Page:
Chunk of New Jersey’s Money From Exxon Settlement Is to Go to Legal Fees

A state official said on Monday that the Kanner firm would receive roughly 20 percent of any recovery, if the settlement and legal fees were approved by a judge. The official spoke on the condition of anonymity because the settlement papers have not yet been made public.

In a decade or so of litigation in the Exxon case, the state, working with the Kanner firm, won key rulings on liability. Last year, a trial commenced to establish what damages Exxon should pay for contamination at two refinery sites in northern New Jersey.

In November, after the trial ended, the state argued that the “scope of the environmental damage resulting from the discharges is as obvious as it is staggering and unprecedented in New Jersey.” Exxon said it should not pay any damages.

The judge, Michael J. Hogan, was believed to be ready to rule in January when the attorney general’s office asked him to hold back and then informed him that a settlement had been reached.

The acting attorney general, John J. Hoffman, and the state’s environmental commissioner, Bob Martin, said in a statement last week that the “historic” deal came about “because this administration aggressively pushed the case to trial” and engaged in “long-fought settlement negotiations.”

The statement said that Mr. Hoffman’s office negotiated the deal, “working in coordination” with Mr. Martin’s agency and the office of Gov. Chris Christie, a Republican. A spokesman for the Christie administration on Monday declined to comment on the legal fees issue.

The state retained the Kanner firm more than a decade ago to help develop an initiative that would include suing for compensation for damages to natural resources and the loss of their use to the public. A 2004 news release from the attorney general’s office that announced the first wave of cases said the state would be assisted by “a group of experienced outside counsel.”

Jeffrey Jacobson, a top adviser to Mr. Hoffman, said in an interview last April with Law360, “In these big-stakes cases like the $9 billion Exxon trial, New Jersey should and will be happy that we had those outside partners working with us.”

During the damages trial, John Sacco, an official with the Department of Environment Protection, testified about the rationale for using outside firms. The environmental agency, as well as the attorney general’s office, he said, did not “have the expertise in-house to litigate a case of this complexity.”

Exxon, meanwhile, was represented by a legal team led by Theodore V. Wells Jr., a partner and co-chairman of the litigation department at Paul, Weiss, Rifkind, Wharton & Garrison, a prominent Manhattan law firm.

The Kanner firm, which declined to comment for this article, helped the state assess potential lawsuits under the initiative and try cases that could not be settled, according to a biography of the firm filed in court. The firm was also assigned to handle the Exxon suits, which sought damages for contamination by refineries in Bayonne and Linden, also known as Bayway.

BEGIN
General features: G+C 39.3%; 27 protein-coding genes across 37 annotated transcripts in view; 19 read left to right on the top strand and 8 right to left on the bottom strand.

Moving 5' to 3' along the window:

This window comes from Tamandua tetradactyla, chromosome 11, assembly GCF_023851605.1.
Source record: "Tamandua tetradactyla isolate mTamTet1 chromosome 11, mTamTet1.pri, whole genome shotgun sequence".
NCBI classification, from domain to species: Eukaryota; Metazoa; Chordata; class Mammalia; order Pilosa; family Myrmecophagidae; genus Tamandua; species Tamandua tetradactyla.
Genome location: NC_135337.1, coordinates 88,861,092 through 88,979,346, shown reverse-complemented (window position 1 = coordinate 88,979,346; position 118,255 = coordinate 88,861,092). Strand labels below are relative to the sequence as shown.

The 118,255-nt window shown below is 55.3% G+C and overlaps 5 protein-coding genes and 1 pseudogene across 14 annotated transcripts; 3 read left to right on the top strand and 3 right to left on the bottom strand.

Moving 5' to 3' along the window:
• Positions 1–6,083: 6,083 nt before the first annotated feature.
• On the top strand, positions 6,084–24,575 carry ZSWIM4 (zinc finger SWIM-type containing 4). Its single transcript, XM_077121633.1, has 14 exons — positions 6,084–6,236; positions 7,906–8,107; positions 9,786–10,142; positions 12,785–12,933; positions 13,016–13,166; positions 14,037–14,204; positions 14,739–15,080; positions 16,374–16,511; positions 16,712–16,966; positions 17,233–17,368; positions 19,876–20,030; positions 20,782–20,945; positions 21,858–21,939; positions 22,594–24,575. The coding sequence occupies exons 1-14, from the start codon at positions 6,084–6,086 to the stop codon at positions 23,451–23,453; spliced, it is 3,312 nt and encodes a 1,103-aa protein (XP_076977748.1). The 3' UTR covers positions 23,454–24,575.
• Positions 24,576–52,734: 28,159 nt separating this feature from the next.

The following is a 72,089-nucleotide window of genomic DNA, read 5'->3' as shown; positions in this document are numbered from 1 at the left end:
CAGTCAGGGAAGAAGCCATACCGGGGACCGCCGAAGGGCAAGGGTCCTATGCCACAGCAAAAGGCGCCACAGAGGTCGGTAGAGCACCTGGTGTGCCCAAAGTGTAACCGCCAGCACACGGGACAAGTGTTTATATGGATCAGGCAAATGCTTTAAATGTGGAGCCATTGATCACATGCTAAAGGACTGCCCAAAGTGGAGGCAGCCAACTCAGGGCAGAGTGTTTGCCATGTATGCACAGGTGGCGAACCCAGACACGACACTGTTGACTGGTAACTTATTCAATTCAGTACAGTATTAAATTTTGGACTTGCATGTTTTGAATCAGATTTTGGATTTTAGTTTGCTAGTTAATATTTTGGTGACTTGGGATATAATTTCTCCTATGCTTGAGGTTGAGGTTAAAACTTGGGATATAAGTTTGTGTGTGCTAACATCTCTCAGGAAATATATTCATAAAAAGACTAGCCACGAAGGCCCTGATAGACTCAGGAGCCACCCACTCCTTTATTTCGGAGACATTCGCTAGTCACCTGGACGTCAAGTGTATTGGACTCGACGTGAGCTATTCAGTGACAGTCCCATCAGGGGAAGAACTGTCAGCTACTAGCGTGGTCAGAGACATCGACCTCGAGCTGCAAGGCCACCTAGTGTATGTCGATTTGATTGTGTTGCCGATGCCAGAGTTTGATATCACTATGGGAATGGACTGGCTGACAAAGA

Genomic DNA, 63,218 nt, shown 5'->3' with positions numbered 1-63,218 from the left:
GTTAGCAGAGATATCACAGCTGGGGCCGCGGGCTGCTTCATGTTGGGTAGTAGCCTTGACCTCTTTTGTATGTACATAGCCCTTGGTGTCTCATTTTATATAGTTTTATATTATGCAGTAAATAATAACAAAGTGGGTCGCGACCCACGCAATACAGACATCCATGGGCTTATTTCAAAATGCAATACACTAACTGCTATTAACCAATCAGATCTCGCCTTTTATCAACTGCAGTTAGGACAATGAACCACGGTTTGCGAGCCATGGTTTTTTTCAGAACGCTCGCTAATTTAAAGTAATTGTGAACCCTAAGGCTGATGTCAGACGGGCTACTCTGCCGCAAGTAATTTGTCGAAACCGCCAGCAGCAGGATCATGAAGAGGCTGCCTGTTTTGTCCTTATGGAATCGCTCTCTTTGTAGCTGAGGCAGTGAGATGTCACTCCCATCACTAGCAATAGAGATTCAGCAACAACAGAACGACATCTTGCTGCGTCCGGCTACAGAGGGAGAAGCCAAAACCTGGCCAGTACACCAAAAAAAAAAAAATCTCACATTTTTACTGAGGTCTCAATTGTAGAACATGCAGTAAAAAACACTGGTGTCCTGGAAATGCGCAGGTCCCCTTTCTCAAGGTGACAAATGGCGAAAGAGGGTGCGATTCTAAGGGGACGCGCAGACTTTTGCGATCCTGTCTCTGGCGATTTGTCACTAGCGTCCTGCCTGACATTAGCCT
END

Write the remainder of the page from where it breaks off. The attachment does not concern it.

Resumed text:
The firm was to be paid on a contingency basis, with a sliding scale that included a fee of 20 percent of recoveries over $25 million after a trial begins, according to the retainer agreement, signed by the attorney general at the time, Peter C. Harvey, and the lawyer Allan Kanner.

A judge later invalidated that fee scale, saying the rates had to comply with New Jersey’s court rules, which do not specify a percentage for recoveries over $3 million except to say the fees must be “reasonable.” The fees also had to be approved by a judge.

Since that ruling, the attorney general’s office has endorsed the original fee scale, including the 20 percent figure, as “presumptively reasonable,” according to a 2010 filing by the office in a $3 million settlement handled by the Kanner firm. Under the state’s retainer agreement, litigation costs are born by the outside firm if there is no recovery by the state.

In deciding whether to approve the legal fees in the Exxon case, Judge Hogan would quite likely consider issues like the risk the law firm undertook, the number of hours its lawyers worked and their standard billing rates, said John Leubsdorf, a law professor at Rutgers University who has written extensively about legal fees.

The fact that the attorney general’s office settled for significantly less than the state had been seeking, however, would probably not be a consideration, he said.

“The client always has the right to settle the case,” Professor Leubsdorf added, noting that a state may have “many motives” to settle, in addition to seeking “as much money through the courts as it can.”

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